Updated: 5:45 p.m. | Posted: 4:42 p.m.
Minneapolis' plastic carryout bag ban won't take effect Thursday after all.
The ordinance, initially passed last spring, was blocked when Gov. Mark Dayton signed a jobs bill this week with a provision preempting cities like Minneapolis from banning plastic bags.
Dayton, a DFLer, said he was disappointed the bill contained that provision, but signed it along with eight other Republican-led budget bills to fund Minnesota state government the next two years.
City Council member Cam Gordon, a co-author of the ordinance, was disappointed in the Legislature. The Green Party member said he helped draft the ordinance in response to citizen concerns about plastic waste products in the environment.
Before you keep reading ...
MPR News is made by Members. Gifts from individuals fuel the programs that you and your neighbors rely on. Donate today to power news, analysis, and community conversations for all.
He says the solution was well within the city's authority.
"We were acting, I think, in good faith — doing our best to manage the waste situation that we also have a responsibility to manage as a city," Gordon said. "I think the legislature overreached a little bit."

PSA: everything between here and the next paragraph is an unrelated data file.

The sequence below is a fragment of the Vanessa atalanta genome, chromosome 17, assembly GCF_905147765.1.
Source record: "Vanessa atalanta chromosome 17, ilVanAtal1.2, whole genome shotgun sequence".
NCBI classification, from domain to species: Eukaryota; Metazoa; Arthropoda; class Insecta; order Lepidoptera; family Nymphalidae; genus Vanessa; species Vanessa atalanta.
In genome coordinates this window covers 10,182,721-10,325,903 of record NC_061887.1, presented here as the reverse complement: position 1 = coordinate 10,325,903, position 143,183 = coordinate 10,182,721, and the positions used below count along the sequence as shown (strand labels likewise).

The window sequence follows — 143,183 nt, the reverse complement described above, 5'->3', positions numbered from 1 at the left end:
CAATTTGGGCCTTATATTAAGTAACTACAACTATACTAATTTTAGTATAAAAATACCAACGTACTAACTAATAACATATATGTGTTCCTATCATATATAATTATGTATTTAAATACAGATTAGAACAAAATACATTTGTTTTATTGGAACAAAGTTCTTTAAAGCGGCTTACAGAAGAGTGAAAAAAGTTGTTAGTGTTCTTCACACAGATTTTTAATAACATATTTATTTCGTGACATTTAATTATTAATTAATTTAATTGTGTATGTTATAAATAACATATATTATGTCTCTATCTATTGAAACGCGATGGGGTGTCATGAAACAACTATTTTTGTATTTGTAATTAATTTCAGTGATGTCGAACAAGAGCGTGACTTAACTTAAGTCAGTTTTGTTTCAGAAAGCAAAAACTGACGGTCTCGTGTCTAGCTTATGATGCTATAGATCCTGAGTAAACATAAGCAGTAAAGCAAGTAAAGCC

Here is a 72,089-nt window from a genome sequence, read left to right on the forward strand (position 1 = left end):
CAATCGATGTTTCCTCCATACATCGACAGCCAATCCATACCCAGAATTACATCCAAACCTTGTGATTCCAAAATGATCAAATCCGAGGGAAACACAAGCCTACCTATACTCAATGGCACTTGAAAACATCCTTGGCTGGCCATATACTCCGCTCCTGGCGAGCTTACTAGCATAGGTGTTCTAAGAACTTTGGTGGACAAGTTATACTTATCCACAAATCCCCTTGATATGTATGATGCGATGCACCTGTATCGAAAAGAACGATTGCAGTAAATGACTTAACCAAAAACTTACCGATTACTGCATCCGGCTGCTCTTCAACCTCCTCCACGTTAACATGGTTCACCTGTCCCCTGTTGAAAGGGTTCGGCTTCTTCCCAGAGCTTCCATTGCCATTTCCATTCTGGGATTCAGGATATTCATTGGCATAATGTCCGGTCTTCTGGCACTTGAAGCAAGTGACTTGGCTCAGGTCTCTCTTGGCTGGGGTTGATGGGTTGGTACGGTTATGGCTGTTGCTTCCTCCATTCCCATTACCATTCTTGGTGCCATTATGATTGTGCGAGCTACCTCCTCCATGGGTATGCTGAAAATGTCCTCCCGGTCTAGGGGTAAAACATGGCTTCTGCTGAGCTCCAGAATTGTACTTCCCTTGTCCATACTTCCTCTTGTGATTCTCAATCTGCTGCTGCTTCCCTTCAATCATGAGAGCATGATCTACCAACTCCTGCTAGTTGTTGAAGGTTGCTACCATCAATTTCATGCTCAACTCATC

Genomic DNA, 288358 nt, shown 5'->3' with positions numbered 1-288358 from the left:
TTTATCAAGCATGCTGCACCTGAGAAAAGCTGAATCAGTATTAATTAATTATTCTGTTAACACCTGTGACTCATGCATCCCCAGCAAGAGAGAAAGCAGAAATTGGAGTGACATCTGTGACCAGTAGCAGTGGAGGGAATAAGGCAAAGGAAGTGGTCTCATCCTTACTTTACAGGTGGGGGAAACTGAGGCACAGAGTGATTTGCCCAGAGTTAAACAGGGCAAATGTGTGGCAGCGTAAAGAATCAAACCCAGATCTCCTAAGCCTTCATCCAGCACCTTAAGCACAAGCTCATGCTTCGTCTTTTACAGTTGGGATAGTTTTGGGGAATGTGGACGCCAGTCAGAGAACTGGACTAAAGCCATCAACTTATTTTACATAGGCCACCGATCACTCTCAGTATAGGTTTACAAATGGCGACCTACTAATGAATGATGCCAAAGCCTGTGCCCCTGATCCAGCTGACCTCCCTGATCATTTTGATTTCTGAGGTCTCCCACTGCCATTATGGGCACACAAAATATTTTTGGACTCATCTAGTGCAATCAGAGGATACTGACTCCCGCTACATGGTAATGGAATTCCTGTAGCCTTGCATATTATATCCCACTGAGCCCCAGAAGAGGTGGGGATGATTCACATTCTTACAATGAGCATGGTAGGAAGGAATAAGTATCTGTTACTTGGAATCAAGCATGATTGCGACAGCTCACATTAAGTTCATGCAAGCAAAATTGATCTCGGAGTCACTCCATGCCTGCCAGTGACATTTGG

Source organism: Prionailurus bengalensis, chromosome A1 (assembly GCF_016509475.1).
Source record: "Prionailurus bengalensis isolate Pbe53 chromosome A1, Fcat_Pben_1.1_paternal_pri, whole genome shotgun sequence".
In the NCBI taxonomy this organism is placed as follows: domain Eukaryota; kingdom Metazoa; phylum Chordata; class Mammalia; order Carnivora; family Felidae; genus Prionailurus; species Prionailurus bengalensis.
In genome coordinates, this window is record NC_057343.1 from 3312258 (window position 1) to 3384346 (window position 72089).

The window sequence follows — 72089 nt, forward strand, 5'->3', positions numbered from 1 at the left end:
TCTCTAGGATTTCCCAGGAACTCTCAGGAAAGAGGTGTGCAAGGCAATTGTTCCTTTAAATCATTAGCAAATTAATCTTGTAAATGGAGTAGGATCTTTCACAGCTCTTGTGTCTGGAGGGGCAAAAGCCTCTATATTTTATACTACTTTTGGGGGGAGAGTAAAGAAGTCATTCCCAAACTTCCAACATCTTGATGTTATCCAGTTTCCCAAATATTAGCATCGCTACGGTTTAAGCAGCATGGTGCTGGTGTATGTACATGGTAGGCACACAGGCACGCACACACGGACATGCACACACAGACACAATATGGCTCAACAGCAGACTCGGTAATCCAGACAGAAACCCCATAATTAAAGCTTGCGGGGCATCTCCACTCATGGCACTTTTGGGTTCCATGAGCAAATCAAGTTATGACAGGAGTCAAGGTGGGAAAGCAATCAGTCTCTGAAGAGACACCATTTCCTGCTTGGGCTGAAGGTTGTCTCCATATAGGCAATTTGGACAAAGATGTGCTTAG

Gordon said parts of the ordinance can still go into effect. For instance, retailers who provide plastic bags can charge customers a nickel per bag. However, the city will not enforce parts of the ordinance while Gordon and other leaders find ways to make the rest of it comply with the new state law.
Bruce Nustad, president of the Minnesota Retailers Association, said the Minneapolis ban would have created a confusing patchwork, especially for businesses with stores in other parts of the state.
And, he said, it would have caused confusion for consumers.
"And if the consumer makes a decision to shop somewhere else because there is a bag ban or another local ordinance in a city versus the city that the retailer is in, that certainly has an impact," said Nustad.
Minneapolis city officials say they're exploring ways to make the ordinance compatible with state law, and they're encouraging residents to bring reusable bags when they shop.